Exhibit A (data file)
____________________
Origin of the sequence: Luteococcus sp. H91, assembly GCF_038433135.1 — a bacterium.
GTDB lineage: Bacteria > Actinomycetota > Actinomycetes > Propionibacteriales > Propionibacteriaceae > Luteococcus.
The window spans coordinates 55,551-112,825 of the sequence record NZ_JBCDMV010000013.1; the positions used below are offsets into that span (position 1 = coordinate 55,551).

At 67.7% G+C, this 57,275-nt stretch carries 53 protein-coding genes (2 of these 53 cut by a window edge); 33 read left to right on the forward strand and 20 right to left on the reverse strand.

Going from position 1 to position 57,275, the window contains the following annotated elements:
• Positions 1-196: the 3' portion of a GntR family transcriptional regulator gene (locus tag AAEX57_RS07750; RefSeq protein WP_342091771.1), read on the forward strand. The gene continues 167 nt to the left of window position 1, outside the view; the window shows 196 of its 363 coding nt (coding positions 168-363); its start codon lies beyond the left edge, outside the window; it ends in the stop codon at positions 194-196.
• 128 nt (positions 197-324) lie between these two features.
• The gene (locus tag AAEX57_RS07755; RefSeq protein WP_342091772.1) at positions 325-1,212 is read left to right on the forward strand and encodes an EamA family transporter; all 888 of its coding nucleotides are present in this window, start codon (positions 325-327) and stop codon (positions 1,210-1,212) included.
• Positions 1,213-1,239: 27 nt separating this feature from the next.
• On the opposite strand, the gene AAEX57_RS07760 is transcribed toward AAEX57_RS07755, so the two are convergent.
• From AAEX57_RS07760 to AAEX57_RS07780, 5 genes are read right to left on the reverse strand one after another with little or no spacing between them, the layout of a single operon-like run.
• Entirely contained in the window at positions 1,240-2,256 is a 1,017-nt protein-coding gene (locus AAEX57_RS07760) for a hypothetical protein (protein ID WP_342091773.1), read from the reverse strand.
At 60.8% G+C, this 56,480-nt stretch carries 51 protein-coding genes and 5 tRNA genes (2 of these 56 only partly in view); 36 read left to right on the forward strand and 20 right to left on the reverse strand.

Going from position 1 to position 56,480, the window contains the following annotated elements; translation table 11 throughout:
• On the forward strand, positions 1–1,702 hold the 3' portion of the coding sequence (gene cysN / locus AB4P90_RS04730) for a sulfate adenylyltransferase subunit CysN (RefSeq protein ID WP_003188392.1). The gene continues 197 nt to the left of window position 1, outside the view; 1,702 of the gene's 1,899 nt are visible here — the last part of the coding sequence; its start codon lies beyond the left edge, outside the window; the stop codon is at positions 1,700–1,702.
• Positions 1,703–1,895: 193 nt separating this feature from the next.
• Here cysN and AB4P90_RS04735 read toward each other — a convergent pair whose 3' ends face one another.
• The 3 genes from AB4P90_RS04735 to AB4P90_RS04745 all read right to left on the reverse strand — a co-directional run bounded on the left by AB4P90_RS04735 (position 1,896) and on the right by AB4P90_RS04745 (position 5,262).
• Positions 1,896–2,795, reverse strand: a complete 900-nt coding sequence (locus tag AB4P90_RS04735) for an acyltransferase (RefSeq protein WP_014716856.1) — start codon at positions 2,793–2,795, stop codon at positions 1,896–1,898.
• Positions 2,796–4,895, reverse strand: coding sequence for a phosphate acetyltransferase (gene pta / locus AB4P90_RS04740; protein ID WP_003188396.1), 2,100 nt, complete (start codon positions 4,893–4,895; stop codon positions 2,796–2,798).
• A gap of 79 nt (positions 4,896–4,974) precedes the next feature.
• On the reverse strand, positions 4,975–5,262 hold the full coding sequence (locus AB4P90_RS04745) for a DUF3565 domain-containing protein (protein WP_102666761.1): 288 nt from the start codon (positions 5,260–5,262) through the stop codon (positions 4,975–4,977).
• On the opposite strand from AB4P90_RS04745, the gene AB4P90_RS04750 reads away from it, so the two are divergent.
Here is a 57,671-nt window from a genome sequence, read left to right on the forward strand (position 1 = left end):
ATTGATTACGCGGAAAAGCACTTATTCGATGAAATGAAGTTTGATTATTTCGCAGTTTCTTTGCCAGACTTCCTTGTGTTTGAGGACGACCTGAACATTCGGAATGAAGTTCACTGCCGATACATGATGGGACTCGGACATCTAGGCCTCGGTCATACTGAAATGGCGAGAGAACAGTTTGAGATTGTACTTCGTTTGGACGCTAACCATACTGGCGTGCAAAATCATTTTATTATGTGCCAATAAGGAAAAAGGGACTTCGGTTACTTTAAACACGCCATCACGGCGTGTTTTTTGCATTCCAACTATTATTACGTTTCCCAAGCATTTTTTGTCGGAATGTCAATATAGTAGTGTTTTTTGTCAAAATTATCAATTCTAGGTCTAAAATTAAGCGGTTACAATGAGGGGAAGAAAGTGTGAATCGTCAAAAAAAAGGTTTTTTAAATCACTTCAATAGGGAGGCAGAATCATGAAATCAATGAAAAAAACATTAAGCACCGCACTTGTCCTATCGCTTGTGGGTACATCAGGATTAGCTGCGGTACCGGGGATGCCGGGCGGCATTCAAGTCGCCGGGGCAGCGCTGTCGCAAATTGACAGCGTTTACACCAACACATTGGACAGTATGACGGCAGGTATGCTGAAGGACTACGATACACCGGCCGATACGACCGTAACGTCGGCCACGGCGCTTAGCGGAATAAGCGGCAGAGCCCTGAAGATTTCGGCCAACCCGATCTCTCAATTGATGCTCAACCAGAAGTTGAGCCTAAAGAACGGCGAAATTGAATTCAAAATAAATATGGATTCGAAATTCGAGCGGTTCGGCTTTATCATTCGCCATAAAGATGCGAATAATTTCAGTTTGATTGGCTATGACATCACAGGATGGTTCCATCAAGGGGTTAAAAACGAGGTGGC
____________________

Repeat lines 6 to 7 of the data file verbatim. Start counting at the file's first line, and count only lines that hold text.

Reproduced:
• Positions 1-196: the 3' portion of a GntR family transcriptional regulator gene (locus tag AAEX57_RS07750; RefSeq protein WP_342091771.1), read on the forward strand. The gene continues 167 nt to the left of window position 1, outside the view; the window shows 196 of its 363 coding nt (coding positions 168-363); its start codon lies beyond the left edge, outside the window; it ends in the stop codon at positions 194-196.
• 128 nt (positions 197-324) lie between these two features.